Prince Heinrich XXIV Reuss of Köstritz
Prince Heinrich XXIV Reuss of Köstritz, also Prince Heinrich XXIV Reuss, Younger Line (German: Heinrich XXIV. Prinz Reuß zu Köstritz, also Heinrich XXIV. Prinz Reuß jüngere Linie, December 8, 1855 in Trebschen – October 2, 1910 in Ernstbrunn, Austria) was a German composer.
Heinrich XXIV was born in Trebschen in the March of Brandenburg, descendant of the Reuss-Köstritz line, the Younger Line, of the extended German noble family of Reuss. He was the son of Prince Heinrich IV Reuss of Köstritz (26 April 1821 - 25 July 1894) and Princess Luise Caroline Reuss of Greiz (3 December 1822 - 28 February 1875). Heinrich XXIV spent his youth in Vienna, where he was influenced greatly by the artistic atmosphere of his parents' home. He received his first music lessons in piano, organ and counterpoint from his father Heinrich IV, himself a dilettante and composition student of Carl Gottlieb Reissiger.
Heinrich XXIV received formal music instruction in Dresden, and continued his studies at the Universities, first in Bonn, then in Leipzig where he was a pupil of Wilhelm Rust. Despite his obvious musical talent, he decided to pursue a degree in law. After graduating in 1883, however, he devoted himself almost exclusively to his musical interests. Starting in 1881 he studied composition with Heinrich von Herzogenberg, to whom he developed a friendly attachment. Through Herzogenberg he came to know Johannes Brahms, whom he much admired. Although he never received formal instruction from Brahms, he did receive many helpful hints from Brahms, "teaching him more in ten minutes than Herzogenberg managed to do in months."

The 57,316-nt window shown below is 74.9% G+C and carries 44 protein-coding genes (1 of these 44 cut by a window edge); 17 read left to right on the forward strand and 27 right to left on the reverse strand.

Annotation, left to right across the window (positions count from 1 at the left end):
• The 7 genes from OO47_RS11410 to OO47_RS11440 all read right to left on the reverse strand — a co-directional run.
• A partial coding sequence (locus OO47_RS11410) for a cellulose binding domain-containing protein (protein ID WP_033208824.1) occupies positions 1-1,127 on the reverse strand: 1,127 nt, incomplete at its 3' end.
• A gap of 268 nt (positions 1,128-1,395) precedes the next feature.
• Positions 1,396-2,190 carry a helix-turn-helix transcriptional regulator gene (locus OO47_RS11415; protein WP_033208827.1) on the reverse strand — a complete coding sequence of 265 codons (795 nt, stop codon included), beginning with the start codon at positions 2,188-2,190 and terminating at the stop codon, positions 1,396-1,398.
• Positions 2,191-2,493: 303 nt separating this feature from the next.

On May 27, 1884, Heinrich XXIV was married to his cousin Princess Elisabeth Reuss of Köstritz (1860–1931). The union produced five children. Heinrich XXIV Reuss of Köstritz died two months before his 55th birthday in Ernstbrunn in Lower Austria, the ancestral seat from 1828.
The musical style of Heinrich XXIV was strongly influenced by Brahms, however, on the whole it differs from that being lighter in tone, and thus resembles more the style of his teacher, Heinrich von Herzogenberg. A stylistic proximity to the works of Antonín Dvořák is evident. Heinrich XXIV's compositions display a masterful command of musical form and technique, especially in contrapuntal voice leading. As with Brahms, Dvořák and Herzogenberg, chamber music was his main field of creativity; he contributed numerous works in various genres. Notable among his other creations are his six symphonies.
During his lifetime, the compositions of Heinrich XXIV enjoyed a good reputation even in academic circles. Max Reger was also one of his admirers. Even in the years after his death, his compositions were warmly recommended by various musical authorities, as expressed, for example, by the musicologist Wilhelm Altmann in the third volume of his Handbook for String Quartet Players published in 1929. He wrote concerning the String Sextet No. 2 in B minor: "[It] is a work with artistic value close to that of the two Brahms Sextets. Every friend of chamber music should know it." Since 1930, word of the composer and his works has become increasingly silent.